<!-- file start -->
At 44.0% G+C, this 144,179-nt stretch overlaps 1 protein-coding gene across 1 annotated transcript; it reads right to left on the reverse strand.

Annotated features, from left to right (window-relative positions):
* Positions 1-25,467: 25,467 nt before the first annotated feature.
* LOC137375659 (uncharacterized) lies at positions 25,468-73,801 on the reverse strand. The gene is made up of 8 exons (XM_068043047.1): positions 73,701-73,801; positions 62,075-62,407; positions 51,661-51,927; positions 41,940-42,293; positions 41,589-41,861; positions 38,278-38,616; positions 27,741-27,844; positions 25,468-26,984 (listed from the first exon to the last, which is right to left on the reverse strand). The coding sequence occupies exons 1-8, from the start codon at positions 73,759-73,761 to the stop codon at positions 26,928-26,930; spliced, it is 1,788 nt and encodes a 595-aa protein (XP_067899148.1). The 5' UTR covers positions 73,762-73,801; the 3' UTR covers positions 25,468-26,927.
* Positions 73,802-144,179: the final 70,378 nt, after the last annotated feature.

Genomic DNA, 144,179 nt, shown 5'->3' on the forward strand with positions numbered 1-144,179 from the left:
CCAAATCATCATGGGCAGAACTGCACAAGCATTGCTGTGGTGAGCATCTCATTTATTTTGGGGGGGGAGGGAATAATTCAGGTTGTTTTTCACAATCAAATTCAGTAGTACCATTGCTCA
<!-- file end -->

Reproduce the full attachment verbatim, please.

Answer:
At 44.0% G+C, this 144,179-nt stretch overlaps 1 protein-coding gene across 1 annotated transcript; it reads right to left on the reverse strand.

Annotated features, from left to right (window-relative positions):
* Positions 1-25,467: 25,467 nt before the first annotated feature.
* LOC137375659 (uncharacterized) lies at positions 25,468-73,801 on the reverse strand. The gene is made up of 8 exons (XM_068043047.1): positions 73,701-73,801; positions 62,075-62,407; positions 51,661-51,927; positions 41,940-42,293; positions 41,589-41,861; positions 38,278-38,616; positions 27,741-27,844; positions 25,468-26,984 (listed from the first exon to the last, which is right to left on the reverse strand). The coding sequence occupies exons 1-8, from the start codon at positions 73,759-73,761 to the stop codon at positions 26,928-26,930; spliced, it is 1,788 nt and encodes a 595-aa protein (XP_067899148.1). The 5' UTR covers positions 73,762-73,801; the 3' UTR covers positions 25,468-26,927.
* Positions 73,802-144,179: the final 70,378 nt, after the last annotated feature.

Genomic DNA, 144,179 nt, shown 5'->3' on the forward strand with positions numbered 1-144,179 from the left:
CCAAATCATCATGGGCAGAACTGCACAAGCATTGCTGTGGTGAGCATCTCATTTATTTTGGGGGGGGAGGGAATAATTCAGGTTGTTTTTCACAATCAAATTCAGTAGTACCATTGCTCA